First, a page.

2013 Big Table Farm Pinot Noir Willamette Valley

I’m thrilled that we’re able to offer a wine from Big Table Farm today. They’re a super-buzzy up-and-comer that I first heard about back in 2011 when I was down in Oregon for Pinot Camp. My old high school buddy Joseph Zumpano, who was then working at The Tasting Room in Carlton and now runs the acclaimed Henry’s Diner (also in Carlton), poured a Big Table Farm wine for me, and I remember thinking at the time: I need to offer one of these wines. It only took another four years to make it happen.

For several years, the wines weren’t even coming into Washington. And even after they were brought in, they were designated entirely for restaurant sales. I made a push last year to try to offer their wines, but that push came soon after the 2012 vintage of today’s wine received a 95pt Wine Spectator review, so the timing was no good. I’m sure that review turned some heads nationally, and I’m guessing it has only increased the sales pressure on the entire lineup (they’ve also had positive write-ups in the New York Times and San Francisco Chronicle). Fortunately, our wonderful long-time list member Tiffany Stevens is the direct-to-consumer liaison at Big Table Farm, and I suspect she played a positive role in allowing today’s offer to happen (she’s also the person to contact if you want to explore the remainder of the BTF portfolio, which includes glorious single-vineyard Pinots and delightful white wines).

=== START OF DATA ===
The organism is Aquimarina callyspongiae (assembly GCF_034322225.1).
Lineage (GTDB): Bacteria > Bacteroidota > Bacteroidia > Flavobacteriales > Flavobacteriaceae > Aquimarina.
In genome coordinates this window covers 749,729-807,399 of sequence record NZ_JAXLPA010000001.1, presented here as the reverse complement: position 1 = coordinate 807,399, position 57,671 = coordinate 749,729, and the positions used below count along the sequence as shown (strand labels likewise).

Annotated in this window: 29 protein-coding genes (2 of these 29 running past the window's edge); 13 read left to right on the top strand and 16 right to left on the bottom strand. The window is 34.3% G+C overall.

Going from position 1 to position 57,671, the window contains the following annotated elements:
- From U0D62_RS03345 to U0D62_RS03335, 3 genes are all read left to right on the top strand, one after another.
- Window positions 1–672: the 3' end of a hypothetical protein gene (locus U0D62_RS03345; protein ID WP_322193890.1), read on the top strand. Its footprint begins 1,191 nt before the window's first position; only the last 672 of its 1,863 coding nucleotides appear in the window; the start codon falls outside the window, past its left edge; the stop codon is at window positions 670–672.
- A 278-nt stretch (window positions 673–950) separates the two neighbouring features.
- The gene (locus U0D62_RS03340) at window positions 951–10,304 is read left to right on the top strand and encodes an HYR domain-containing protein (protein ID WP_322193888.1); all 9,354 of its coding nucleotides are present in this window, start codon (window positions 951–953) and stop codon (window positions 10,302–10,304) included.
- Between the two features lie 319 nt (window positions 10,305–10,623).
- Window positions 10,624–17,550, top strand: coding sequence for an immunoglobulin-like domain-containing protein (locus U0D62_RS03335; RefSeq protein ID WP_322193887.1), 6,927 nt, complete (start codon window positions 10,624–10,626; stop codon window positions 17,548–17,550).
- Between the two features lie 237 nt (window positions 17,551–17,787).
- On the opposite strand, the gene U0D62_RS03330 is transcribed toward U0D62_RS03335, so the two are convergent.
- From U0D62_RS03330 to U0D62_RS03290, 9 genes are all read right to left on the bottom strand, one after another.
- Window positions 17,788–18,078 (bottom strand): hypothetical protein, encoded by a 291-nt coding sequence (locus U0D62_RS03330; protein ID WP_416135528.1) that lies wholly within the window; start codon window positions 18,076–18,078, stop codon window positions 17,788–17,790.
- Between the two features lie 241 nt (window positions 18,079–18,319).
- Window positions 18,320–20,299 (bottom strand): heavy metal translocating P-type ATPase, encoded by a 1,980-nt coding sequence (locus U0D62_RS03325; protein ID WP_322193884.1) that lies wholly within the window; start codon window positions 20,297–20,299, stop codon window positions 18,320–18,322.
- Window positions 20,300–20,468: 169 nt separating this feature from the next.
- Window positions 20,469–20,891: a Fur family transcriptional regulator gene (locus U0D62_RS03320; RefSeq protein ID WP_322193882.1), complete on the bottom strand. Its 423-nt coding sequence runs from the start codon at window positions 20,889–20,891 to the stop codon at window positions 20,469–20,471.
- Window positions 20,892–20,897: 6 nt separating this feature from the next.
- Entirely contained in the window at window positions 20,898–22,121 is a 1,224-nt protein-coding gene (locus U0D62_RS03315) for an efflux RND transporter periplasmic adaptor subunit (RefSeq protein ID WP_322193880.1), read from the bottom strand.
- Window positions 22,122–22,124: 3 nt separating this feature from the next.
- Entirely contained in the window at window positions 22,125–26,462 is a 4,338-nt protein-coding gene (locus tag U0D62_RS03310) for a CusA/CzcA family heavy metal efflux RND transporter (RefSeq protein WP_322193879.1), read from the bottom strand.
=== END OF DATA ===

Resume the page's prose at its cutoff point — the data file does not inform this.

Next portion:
Now then, some background on BTF. The winery is a partnership between Brian Marcy and Clare Carver. Brian spent the better part of the decade from 1996-2006 making wine in the Napa Valley, at such luminaries as Turley, Neyers, Blankiet Estate, and Marcassin, before moving with Clare to Oregon in 2006. Clare manages the 70+ acres of farmland (including vegetables and bees, pigs and cows and hens, and – someday – vines). She is also a fabulous artist (see her artwork here) who designs the deeply charming BTF labels (see labels here). I’d go on more, but this little four-minute video is a terrific nutshell introduction to the winery (in addition, this three-minute video, while more abstract, certainly conveys the ethos behind BTF).

The WV Pinot is raised entirely in second-fill Marcassin barrels (thanks to Brian’s old connection there), and this vintage clocks in at a brisk 12.1% listed alcohol. The nose mixes black and red fruits (black cherry, pomegranate, red raspberry) with mineral tones, minty topnotes, and smoky barrel tones. In the mouth, this is wonderfully perfumed and offers terrific crushed-rock character to go with the continuing notes of the purest red fruit. Purity and intensity are the watchwords here. This is real live-wire, carried along by nervy blood-orange acidity. It’s a thrilling Willamette Pinot, and it’s easy upon first sip to see what all the excitement is about.

First come first served up to 36 bottles total (mix and match as you like), and the wines should arrive in a week or two, at which point they will be ready for pickup or shipping during the next temperature-appropriate shipping window.